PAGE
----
Keep both academic rigor and readability when you write non-fiction.

You can give personal information to the publisher. If you (the writer) have a personal “quirk”, God help us, then that could actually be quite useful to marketing your novel.

Then I traipsed off for a lunch break at a McDonald’s at Alfred Street.

2. The next seminar, Tales of Obsession at the Sydney Dance Company Studio 4, wasn’t as engaging, I think, and admittedly I attended it just because they had canceled one I had wanted to go.

From fundamentalist belief to bridge building and compulsive counting, David Davidar, Vicki Hastrich and Toni Jordan consider the thrall of obsession in their novels.

3. The third one was The Future of Reading in the Philharmonic Studio, which won out after a dilemma of deciding whether to attend that one or Cities on Edge, which were both going on at the same time.

E-publishing has been met with equal measure of enthusiasm and dread as publishers, editors and writers grapple with the Web’s ability to connect readers and writers more quickly and intimately. Leading publishers talk about the trends in digital publishing.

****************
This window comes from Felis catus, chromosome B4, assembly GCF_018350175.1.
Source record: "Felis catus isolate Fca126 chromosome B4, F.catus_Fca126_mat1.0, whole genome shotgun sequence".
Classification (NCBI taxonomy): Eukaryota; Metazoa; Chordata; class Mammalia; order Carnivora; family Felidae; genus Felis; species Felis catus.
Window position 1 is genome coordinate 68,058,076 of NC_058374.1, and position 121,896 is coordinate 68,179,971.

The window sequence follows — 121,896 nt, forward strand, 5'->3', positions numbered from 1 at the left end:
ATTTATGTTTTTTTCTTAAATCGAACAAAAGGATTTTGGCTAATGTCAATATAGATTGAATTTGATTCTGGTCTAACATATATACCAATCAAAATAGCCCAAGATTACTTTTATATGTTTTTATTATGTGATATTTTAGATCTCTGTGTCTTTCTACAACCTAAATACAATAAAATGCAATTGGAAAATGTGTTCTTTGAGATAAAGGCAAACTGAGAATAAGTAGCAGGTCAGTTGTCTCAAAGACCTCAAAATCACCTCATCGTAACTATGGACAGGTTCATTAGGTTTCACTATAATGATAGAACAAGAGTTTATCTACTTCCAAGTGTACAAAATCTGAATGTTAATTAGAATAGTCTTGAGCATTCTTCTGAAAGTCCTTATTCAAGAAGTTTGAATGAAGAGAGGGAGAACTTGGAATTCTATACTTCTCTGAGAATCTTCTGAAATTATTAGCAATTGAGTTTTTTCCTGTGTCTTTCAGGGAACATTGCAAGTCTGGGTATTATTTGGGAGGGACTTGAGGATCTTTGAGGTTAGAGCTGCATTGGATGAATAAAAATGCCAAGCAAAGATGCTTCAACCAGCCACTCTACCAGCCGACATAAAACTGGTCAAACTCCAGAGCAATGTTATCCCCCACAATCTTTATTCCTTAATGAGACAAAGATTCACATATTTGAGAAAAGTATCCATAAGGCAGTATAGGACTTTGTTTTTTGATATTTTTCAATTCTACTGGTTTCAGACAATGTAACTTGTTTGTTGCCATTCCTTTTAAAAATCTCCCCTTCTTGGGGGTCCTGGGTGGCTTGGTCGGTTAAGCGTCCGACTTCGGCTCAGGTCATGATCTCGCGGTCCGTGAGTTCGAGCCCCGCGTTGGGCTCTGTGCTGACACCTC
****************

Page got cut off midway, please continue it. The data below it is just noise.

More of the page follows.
I was really excited about this one because I thought it was going to talk about being published online in collections or e-zines, which are places I do submit my stories to, and to discuss the value (or lack of it, if that’s what some people think) of being published online rather than in print. Instead, the panel discussion was about the market of digital publishing (i.e. e-books, e-book readers like Kindle, digitalizing libraries, etc.) so that was rather disappointing.

But I did get a very interesting crash course on the dotcom wave that hit publishers during the 90s, the behavioral changes it takes to adapt to e-books vs to iPods, how the UK market was initially very nervous
about digital publishing (the publisher, Will Atkinson, described it as the madwoman in the attic: it’s here, it’s part of the family, but we just pretend it doesn’t exist), and the speculation that if libraries were digitized, then there would be no need to go to the library to read because everything would be online, but this would also mean that there would be less people who are actually going to buy books. Food for thought there.

4. Next seminar! Grit at one of the Dance Studios.

How do we write a sordid reality? Why are writers so compelled with doom and gloom? Philippe Claudel, Cheri Dimaline, Merlinda Bobis and Rhyll McMaster discuss.